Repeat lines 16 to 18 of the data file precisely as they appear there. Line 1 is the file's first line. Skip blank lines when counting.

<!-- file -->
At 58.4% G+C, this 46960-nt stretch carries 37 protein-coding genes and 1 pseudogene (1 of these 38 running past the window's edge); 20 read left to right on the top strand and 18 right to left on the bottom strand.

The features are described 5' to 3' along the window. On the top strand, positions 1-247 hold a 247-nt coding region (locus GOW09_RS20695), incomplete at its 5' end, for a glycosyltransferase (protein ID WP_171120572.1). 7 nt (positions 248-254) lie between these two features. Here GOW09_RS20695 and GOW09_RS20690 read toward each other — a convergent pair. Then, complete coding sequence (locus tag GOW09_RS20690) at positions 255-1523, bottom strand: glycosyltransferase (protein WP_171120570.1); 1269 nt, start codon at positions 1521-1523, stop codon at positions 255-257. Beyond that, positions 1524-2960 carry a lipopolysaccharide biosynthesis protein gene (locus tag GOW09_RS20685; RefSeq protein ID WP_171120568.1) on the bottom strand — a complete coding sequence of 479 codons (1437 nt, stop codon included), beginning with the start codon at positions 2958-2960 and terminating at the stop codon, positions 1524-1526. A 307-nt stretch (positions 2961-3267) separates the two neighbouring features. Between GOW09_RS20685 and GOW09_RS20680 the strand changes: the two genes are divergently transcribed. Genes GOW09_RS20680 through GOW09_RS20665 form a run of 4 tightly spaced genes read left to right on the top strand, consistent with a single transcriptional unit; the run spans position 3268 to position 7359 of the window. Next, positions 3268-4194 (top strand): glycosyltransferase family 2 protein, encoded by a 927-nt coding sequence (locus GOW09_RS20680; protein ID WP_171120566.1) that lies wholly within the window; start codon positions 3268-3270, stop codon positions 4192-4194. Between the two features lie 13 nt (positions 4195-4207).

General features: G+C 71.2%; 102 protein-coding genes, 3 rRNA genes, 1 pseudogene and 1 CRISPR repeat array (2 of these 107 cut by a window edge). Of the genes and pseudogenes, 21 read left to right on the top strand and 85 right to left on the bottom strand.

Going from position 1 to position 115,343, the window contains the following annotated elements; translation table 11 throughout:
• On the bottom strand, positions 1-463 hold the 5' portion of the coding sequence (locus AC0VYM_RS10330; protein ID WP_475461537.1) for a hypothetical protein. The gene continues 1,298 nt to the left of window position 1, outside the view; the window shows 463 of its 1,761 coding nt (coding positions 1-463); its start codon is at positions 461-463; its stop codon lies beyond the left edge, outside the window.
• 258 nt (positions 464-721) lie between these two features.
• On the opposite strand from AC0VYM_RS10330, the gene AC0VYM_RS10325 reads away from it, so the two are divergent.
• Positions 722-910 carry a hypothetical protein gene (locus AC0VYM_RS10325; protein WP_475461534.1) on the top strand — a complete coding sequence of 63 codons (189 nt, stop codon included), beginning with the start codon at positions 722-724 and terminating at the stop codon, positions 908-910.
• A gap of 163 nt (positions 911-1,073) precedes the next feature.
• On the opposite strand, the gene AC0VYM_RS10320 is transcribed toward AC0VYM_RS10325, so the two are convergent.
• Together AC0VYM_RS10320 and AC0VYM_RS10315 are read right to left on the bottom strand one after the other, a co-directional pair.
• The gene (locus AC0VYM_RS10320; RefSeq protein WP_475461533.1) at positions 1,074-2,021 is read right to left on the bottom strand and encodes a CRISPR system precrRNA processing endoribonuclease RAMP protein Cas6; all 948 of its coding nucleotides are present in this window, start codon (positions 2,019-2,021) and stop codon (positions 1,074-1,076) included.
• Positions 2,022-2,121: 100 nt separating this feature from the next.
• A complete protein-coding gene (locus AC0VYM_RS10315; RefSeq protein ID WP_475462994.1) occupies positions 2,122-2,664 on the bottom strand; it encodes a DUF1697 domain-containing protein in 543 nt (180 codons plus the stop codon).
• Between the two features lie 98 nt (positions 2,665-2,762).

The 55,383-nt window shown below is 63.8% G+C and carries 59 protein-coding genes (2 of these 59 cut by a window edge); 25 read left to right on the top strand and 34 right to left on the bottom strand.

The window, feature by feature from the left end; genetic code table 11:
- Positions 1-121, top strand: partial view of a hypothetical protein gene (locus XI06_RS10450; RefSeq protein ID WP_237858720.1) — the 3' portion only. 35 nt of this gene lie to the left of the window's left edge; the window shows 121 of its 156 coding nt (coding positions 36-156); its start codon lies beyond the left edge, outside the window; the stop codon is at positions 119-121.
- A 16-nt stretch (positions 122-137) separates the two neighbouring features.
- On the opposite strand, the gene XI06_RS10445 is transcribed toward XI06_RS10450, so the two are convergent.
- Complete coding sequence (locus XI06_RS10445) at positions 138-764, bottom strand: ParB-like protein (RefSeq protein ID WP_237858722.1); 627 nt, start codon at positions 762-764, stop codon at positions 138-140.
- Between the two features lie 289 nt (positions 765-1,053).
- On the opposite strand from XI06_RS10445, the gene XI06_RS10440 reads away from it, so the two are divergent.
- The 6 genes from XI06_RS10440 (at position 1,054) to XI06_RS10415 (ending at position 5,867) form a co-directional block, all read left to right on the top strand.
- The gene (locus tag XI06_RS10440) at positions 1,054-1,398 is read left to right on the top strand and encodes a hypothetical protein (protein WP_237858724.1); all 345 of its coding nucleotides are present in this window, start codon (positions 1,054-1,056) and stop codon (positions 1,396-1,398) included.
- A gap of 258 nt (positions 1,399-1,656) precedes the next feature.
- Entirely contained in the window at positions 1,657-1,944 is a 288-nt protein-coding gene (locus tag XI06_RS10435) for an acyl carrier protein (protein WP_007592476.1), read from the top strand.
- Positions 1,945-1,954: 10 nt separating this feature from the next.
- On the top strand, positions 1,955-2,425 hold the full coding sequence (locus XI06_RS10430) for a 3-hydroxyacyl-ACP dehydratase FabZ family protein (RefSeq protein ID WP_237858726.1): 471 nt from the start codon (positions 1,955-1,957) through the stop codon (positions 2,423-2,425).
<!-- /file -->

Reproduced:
The 55,383-nt window shown below is 63.8% G+C and carries 59 protein-coding genes (2 of these 59 cut by a window edge); 25 read left to right on the top strand and 34 right to left on the bottom strand.

The window, feature by feature from the left end; genetic code table 11:
- Positions 1-121, top strand: partial view of a hypothetical protein gene (locus XI06_RS10450; RefSeq protein ID WP_237858720.1) — the 3' portion only. 35 nt of this gene lie to the left of the window's left edge; the window shows 121 of its 156 coding nt (coding positions 36-156); its start codon lies beyond the left edge, outside the window; the stop codon is at positions 119-121.